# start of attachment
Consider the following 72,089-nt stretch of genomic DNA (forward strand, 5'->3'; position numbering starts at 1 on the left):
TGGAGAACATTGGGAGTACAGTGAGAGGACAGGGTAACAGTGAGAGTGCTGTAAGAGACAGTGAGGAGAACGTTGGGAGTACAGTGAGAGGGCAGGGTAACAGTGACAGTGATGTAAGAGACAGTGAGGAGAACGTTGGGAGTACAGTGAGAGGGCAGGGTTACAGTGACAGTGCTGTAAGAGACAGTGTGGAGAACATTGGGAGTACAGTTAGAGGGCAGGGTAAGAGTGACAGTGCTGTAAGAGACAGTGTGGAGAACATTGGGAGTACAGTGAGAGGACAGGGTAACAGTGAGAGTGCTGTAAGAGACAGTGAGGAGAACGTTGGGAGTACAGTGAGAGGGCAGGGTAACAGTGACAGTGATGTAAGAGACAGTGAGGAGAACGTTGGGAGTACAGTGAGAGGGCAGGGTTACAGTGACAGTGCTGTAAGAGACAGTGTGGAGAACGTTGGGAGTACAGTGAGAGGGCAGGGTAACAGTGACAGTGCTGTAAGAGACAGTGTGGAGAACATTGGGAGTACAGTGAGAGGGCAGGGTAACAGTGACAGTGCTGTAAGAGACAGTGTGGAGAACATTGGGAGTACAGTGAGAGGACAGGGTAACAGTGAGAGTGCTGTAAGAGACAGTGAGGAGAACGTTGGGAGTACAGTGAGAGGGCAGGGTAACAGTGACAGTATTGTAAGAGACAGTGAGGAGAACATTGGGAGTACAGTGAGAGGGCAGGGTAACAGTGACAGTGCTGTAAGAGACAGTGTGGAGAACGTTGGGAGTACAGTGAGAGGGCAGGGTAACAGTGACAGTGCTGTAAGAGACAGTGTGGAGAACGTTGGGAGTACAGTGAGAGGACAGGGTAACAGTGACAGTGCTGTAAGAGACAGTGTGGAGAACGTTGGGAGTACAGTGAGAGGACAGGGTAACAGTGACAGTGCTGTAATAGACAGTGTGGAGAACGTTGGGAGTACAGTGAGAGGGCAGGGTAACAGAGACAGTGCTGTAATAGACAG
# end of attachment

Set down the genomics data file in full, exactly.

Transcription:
Consider the following 72,089-nt stretch of genomic DNA (forward strand, 5'->3'; position numbering starts at 1 on the left):
TGGAGAACATTGGGAGTACAGTGAGAGGACAGGGTAACAGTGAGAGTGCTGTAAGAGACAGTGAGGAGAACGTTGGGAGTACAGTGAGAGGGCAGGGTAACAGTGACAGTGATGTAAGAGACAGTGAGGAGAACGTTGGGAGTACAGTGAGAGGGCAGGGTTACAGTGACAGTGCTGTAAGAGACAGTGTGGAGAACATTGGGAGTACAGTTAGAGGGCAGGGTAAGAGTGACAGTGCTGTAAGAGACAGTGTGGAGAACATTGGGAGTACAGTGAGAGGACAGGGTAACAGTGAGAGTGCTGTAAGAGACAGTGAGGAGAACGTTGGGAGTACAGTGAGAGGGCAGGGTAACAGTGACAGTGATGTAAGAGACAGTGAGGAGAACGTTGGGAGTACAGTGAGAGGGCAGGGTTACAGTGACAGTGCTGTAAGAGACAGTGTGGAGAACGTTGGGAGTACAGTGAGAGGGCAGGGTAACAGTGACAGTGCTGTAAGAGACAGTGTGGAGAACATTGGGAGTACAGTGAGAGGGCAGGGTAACAGTGACAGTGCTGTAAGAGACAGTGTGGAGAACATTGGGAGTACAGTGAGAGGACAGGGTAACAGTGAGAGTGCTGTAAGAGACAGTGAGGAGAACGTTGGGAGTACAGTGAGAGGGCAGGGTAACAGTGACAGTATTGTAAGAGACAGTGAGGAGAACATTGGGAGTACAGTGAGAGGGCAGGGTAACAGTGACAGTGCTGTAAGAGACAGTGTGGAGAACGTTGGGAGTACAGTGAGAGGGCAGGGTAACAGTGACAGTGCTGTAAGAGACAGTGTGGAGAACGTTGGGAGTACAGTGAGAGGACAGGGTAACAGTGACAGTGCTGTAAGAGACAGTGTGGAGAACGTTGGGAGTACAGTGAGAGGACAGGGTAACAGTGACAGTGCTGTAATAGACAGTGTGGAGAACGTTGGGAGTACAGTGAGAGGGCAGGGTAACAGAGACAGTGCTGTAATAGACAG